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  • Journal article
    Langford KM, Bottle A, Aylin PP, Ward Het al., 2012,

    Using routine data to monitor inequalities in an acute trust: a retrospective study

    , BMC Health Services Research, Vol: 12
  • Journal article
    Jen M-H, Saxena S, Bottle A, Pollok R, Holmes A, Aylin Pet al., 2012,

    Assessment of administrative data for evaluating the shifting acquisition of Clostridium difficile infection in England

    , JOURNAL OF HOSPITAL INFECTION, Vol: 80, Pages: 229-237, ISSN: 0195-6701
  • Journal article
    Tsang C, Palmer W, Bottle A, Majeed A, Aylin Pet al., 2012,

    A Review of Patient Safety Measures Based on Routinely Collected Hospital Data

    , AMERICAN JOURNAL OF MEDICAL QUALITY, Vol: 27, Pages: 154-169, ISSN: 1062-8606
  • Journal article
    Alexandrescu R, Bottle A, Jarman B, Aylin Pet al., 2012,

    Impact of transfer for angioplasty and distance on AMI in-hospital mortality.

    , Acute Card Care, Vol: 14, Pages: 5-12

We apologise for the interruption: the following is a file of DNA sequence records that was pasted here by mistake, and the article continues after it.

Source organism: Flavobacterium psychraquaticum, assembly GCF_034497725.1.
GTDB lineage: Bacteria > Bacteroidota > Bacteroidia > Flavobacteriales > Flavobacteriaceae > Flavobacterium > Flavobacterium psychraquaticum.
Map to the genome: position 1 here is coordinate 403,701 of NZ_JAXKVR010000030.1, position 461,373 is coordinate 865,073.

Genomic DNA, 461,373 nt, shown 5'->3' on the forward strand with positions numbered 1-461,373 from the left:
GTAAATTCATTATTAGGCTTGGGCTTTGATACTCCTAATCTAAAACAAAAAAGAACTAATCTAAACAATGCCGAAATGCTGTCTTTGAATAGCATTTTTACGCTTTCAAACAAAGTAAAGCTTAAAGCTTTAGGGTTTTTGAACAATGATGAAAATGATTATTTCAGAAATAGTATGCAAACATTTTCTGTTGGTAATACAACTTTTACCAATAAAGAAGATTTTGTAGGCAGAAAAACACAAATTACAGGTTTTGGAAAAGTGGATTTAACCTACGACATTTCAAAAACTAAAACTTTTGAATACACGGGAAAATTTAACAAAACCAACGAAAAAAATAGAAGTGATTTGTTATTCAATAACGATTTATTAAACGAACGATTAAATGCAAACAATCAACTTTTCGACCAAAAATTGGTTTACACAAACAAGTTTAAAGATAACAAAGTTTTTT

BACKGROUND: The aim of the study was to evaluate the impact of transfer status and distance on in-hospital mortality for acute myocardial infarction (AMI) patients undergoing angioplasty on the same or next day of hospital admission. METHODS: Retrospective analysis of English hospital administrative data using logistic regression modelling. RESULTS: After risk adjustment for the patient baseline characteristics, transferred patients had a higher in-hospital mortality rate than those admitted directly to hospital for angioplasty performed on the same or next day: OR=1.25 (95% confidence interval: 1.02-1.52), P=0.029. There was no statistically significant increased risk of in-hospital mortality with increasing distance between home and angioplasty centre (OR=0.98 (0.84-1.16), P=0.842 for 6-15 km and 1.03 (0.87-1.22), P=0.768 for >15 km when compared with <6 km) or with increasing inter-hospital transfer distance for angioplasty (OR=0.84 (0.55-1.29), P=0.435 for 16-34 km and 0.88 (0.58-1.35), for >34 km when compared with <16 km). CONCLUSIONS: Transfer status is associated with in-hospital mortality rate for AMI patients undergoing angioplasty on the same or next day of hospital admission. No relation between in-hospital mortality and the distance from home to angioplasty centre or inter-hospital transfer distance for angioplasty was found in these patients.